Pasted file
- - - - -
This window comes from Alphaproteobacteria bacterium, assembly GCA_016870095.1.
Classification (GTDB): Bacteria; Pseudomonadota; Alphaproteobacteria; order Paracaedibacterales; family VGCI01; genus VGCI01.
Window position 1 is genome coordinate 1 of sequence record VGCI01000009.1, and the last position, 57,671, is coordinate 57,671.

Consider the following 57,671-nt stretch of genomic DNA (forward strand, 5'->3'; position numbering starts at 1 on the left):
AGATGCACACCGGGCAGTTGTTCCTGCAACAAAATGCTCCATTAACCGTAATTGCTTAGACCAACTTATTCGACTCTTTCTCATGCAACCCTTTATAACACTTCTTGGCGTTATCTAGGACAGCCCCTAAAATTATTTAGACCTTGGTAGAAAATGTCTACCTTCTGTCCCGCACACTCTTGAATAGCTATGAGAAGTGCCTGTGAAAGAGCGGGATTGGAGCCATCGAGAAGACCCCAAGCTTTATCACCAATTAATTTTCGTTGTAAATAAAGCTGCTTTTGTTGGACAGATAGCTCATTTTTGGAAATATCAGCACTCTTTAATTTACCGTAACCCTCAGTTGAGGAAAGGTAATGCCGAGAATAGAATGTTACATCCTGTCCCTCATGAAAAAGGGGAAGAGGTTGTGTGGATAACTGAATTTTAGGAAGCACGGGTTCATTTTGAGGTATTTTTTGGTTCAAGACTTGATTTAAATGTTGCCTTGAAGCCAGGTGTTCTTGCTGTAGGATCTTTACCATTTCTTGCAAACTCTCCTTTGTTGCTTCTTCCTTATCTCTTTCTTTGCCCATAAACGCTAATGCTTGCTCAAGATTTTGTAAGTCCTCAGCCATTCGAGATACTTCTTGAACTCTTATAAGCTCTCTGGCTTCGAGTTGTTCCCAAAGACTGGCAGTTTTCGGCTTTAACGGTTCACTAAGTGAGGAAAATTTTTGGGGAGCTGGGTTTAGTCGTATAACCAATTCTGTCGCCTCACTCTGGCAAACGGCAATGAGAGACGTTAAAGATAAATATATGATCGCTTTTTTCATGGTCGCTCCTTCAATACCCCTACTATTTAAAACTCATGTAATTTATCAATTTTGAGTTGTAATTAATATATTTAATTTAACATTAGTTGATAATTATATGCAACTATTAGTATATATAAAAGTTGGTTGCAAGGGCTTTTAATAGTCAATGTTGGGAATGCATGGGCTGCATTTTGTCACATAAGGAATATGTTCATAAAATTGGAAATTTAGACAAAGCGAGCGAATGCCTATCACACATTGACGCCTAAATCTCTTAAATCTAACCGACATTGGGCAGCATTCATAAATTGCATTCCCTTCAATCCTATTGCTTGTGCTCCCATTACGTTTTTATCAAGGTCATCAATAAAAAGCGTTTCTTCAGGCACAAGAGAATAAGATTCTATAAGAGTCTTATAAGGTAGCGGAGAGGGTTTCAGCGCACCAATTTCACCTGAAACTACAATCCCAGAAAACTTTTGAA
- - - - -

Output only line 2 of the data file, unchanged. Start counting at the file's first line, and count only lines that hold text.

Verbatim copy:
Classification (GTDB): Bacteria; Pseudomonadota; Alphaproteobacteria; order Paracaedibacterales; family VGCI01; genus VGCI01.